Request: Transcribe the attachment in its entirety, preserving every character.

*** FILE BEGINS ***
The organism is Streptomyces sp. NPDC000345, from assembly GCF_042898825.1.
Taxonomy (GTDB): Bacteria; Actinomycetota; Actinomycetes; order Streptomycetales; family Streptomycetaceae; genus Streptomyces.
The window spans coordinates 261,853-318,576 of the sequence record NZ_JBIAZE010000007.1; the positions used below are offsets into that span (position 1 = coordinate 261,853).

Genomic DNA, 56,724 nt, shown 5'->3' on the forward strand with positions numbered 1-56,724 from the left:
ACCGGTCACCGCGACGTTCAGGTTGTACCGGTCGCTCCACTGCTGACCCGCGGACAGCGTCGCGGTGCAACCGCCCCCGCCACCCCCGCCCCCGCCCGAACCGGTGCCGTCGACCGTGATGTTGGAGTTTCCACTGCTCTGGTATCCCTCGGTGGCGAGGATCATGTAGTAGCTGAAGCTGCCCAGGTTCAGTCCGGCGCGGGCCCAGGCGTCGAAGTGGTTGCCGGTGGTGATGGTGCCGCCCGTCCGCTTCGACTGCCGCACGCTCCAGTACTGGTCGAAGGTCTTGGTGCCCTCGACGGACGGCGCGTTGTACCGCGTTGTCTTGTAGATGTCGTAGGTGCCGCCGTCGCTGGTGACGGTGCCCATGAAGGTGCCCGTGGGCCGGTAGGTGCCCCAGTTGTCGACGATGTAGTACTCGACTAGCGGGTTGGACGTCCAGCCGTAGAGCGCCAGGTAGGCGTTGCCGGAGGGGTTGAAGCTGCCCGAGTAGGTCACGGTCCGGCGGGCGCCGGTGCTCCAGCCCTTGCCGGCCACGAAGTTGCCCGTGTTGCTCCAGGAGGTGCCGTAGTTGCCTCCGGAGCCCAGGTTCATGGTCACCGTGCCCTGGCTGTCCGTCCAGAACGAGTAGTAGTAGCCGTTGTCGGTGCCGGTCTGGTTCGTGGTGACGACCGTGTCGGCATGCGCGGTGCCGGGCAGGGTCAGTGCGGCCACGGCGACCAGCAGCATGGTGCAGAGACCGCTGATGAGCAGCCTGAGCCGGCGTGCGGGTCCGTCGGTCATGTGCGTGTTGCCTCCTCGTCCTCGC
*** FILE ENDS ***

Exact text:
The organism is Streptomyces sp. NPDC000345, from assembly GCF_042898825.1.
Taxonomy (GTDB): Bacteria; Actinomycetota; Actinomycetes; order Streptomycetales; family Streptomycetaceae; genus Streptomyces.
The window spans coordinates 261,853-318,576 of the sequence record NZ_JBIAZE010000007.1; the positions used below are offsets into that span (position 1 = coordinate 261,853).

Genomic DNA, 56,724 nt, shown 5'->3' on the forward strand with positions numbered 1-56,724 from the left:
ACCGGTCACCGCGACGTTCAGGTTGTACCGGTCGCTCCACTGCTGACCCGCGGACAGCGTCGCGGTGCAACCGCCCCCGCCACCCCCGCCCCCGCCCGAACCGGTGCCGTCGACCGTGATGTTGGAGTTTCCACTGCTCTGGTATCCCTCGGTGGCGAGGATCATGTAGTAGCTGAAGCTGCCCAGGTTCAGTCCGGCGCGGGCCCAGGCGTCGAAGTGGTTGCCGGTGGTGATGGTGCCGCCCGTCCGCTTCGACTGCCGCACGCTCCAGTACTGGTCGAAGGTCTTGGTGCCCTCGACGGACGGCGCGTTGTACCGCGTTGTCTTGTAGATGTCGTAGGTGCCGCCGTCGCTGGTGACGGTGCCCATGAAGGTGCCCGTGGGCCGGTAGGTGCCCCAGTTGTCGACGATGTAGTACTCGACTAGCGGGTTGGACGTCCAGCCGTAGAGCGCCAGGTAGGCGTTGCCGGAGGGGTTGAAGCTGCCCGAGTAGGTCACGGTCCGGCGGGCGCCGGTGCTCCAGCCCTTGCCGGCCACGAAGTTGCCCGTGTTGCTCCAGGAGGTGCCGTAGTTGCCTCCGGAGCCCAGGTTCATGGTCACCGTGCCCTGGCTGTCCGTCCAGAACGAGTAGTAGTAGCCGTTGTCGGTGCCGGTCTGGTTCGTGGTGACGACCGTGTCGGCATGCGCGGTGCCGGGCAGGGTCAGTGCGGCCACGGCGACCAGCAGCATGGTGCAGAGACCGCTGATGAGCAGCCTGAGCCGGCGTGCGGGTCCGTCGGTCATGTGCGTGTTGCCTCCTCGTCCTCGC